For anyone interested in music, this might be of interest. In 1978, they passed a law that any artist who designated their copyright to another entity can claim it back after 35 years. So 2012 is the first year that this would take effect. Someone who did a work for hire (writing software for Microsoft) isn’t covered by this, it mostly musicians who sold their copyrights to record labels in return for production, marketing, and distribution. The singer/band or their estate can file the paperwork and get the copyright back from the record label. All the songs that were released in 1978 are eligible. This is pretty much 99% of the relevant cases.
But of course, the record labels are fighting it, claiming that these count also as works for hire. Here are the arguments I find interesting:
- First is the legal definition of work for hire. There are nuances that I think favor the musicians, but it requires going through the specific wording in the definitions written into the law with a fine tooth comb. That is what the lawyers get paid for.
- Second are the logistical issues. If this were to also include the backup singers, sound engineers, etc., it would be unworkable. Anyone wanted to play a song on the radio or use it in a movie would have to get permission from every single person involved in the song. This is called a copyright thicket. But the experts think it would just be the singer/band and the courts would not include the others. This is probably a jury decision though.
- Third is the economic implications. Back in 1978, musicians needed the record labels to get noticed. There was a lot of equipment needed to produce a song and legwork needed to market it. But nowadays, bands can pretty much do this on their own. High quality recording equipment is reasonable cost and marketing can be done on the Internet. So is there a need for the record labels any more? This may be one of the last nails in that industries coffin.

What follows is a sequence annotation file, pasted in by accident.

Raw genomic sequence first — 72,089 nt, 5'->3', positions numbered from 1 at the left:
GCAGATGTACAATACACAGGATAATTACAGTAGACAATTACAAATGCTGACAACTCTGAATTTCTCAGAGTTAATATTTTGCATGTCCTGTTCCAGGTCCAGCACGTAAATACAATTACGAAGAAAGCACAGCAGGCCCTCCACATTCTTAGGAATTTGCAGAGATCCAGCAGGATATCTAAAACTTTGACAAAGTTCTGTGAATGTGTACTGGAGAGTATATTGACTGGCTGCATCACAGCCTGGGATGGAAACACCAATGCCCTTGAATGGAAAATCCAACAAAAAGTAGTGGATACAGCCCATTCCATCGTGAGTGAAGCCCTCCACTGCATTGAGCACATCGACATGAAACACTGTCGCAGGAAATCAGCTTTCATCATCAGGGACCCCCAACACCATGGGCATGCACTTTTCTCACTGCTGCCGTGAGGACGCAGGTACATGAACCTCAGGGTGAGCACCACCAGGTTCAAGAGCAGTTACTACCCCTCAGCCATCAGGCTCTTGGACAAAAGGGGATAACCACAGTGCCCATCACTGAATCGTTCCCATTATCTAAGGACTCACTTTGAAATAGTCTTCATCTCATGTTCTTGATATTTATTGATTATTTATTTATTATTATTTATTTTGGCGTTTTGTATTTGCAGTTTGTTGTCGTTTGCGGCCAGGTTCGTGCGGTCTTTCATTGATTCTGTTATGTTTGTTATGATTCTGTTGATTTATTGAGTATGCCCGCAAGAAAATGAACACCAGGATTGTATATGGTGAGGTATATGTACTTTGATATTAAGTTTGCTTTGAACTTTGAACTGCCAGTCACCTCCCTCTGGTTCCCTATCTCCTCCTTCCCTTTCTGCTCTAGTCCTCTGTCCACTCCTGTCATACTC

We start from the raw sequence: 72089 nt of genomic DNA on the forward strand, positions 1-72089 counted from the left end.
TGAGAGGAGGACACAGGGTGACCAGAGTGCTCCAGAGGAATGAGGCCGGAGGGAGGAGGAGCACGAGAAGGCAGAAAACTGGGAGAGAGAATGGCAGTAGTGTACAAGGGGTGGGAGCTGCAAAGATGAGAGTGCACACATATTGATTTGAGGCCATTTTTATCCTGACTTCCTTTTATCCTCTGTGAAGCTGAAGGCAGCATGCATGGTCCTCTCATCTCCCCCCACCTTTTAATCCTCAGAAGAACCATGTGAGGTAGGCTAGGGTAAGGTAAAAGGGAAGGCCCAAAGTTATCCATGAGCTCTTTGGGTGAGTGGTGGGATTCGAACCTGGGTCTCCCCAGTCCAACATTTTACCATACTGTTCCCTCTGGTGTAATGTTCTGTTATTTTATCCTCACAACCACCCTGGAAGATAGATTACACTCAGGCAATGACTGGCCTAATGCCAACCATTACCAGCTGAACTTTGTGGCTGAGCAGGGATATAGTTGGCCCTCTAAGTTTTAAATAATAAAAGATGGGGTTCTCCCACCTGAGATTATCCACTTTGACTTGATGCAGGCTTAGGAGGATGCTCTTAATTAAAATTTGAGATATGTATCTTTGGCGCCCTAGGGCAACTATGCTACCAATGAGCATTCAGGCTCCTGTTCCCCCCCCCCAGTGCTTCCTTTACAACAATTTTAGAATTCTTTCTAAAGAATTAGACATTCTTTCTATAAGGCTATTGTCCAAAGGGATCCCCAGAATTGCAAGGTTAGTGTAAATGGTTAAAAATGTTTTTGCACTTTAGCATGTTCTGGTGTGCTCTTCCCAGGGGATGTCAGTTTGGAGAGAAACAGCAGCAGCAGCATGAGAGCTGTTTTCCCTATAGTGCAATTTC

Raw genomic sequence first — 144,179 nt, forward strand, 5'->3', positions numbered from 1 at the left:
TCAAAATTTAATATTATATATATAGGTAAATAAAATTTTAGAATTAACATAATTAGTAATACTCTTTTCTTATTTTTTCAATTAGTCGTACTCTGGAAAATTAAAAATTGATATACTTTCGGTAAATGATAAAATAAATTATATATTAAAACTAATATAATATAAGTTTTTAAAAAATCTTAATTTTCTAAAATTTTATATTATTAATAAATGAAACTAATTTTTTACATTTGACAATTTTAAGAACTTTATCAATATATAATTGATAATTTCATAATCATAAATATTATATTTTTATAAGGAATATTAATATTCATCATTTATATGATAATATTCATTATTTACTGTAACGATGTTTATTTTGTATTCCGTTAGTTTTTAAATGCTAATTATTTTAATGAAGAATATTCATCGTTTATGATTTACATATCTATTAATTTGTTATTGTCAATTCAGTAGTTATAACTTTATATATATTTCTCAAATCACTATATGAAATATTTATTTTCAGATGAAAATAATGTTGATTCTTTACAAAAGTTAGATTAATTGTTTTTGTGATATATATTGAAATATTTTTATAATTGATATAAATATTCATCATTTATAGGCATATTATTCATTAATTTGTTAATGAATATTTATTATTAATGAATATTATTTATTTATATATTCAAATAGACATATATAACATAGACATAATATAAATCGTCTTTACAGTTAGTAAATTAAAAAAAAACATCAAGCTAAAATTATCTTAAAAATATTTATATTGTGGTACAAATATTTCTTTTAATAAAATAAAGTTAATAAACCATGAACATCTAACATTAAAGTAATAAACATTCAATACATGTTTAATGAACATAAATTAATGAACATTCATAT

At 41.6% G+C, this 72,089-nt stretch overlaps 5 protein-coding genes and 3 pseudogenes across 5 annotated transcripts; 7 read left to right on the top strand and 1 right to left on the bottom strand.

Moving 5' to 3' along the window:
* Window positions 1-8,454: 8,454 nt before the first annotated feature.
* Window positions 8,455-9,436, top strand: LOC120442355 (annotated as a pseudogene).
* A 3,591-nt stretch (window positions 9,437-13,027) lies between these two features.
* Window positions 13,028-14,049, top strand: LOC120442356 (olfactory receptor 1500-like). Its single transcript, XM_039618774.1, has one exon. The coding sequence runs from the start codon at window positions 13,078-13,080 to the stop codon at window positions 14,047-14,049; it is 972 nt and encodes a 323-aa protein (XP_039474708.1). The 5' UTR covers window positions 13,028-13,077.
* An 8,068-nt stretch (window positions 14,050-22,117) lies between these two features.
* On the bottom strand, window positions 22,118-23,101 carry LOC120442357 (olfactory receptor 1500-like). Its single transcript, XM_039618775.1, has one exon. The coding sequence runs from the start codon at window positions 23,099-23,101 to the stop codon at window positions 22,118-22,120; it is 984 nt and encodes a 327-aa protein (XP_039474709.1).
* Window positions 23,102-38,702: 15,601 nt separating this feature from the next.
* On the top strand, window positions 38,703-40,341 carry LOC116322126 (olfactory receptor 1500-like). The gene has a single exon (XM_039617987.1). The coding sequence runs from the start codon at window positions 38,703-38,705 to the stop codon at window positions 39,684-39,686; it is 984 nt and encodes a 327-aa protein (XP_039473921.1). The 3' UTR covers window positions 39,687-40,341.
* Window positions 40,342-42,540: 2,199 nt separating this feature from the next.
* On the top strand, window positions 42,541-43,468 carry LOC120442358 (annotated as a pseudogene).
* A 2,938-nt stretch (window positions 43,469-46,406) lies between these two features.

- Another economic issue is how much is actually at stake. How much money are labels making on 35 year old songs? I don’t really have a clue. I guess there are enough oldies stations that it is worth a try for them to appeal the law.
- Finally, is the philosophic argument. There is something that speaks to me about setting a time limit on copyright assignments. I understand that the record labels were critical to get the bands started in 1978. But I can imagine how good I would feel if, after 35 years, a song I made famous was finally in my own hands again.
For a good discussion, check out last weekends’ On the Media show.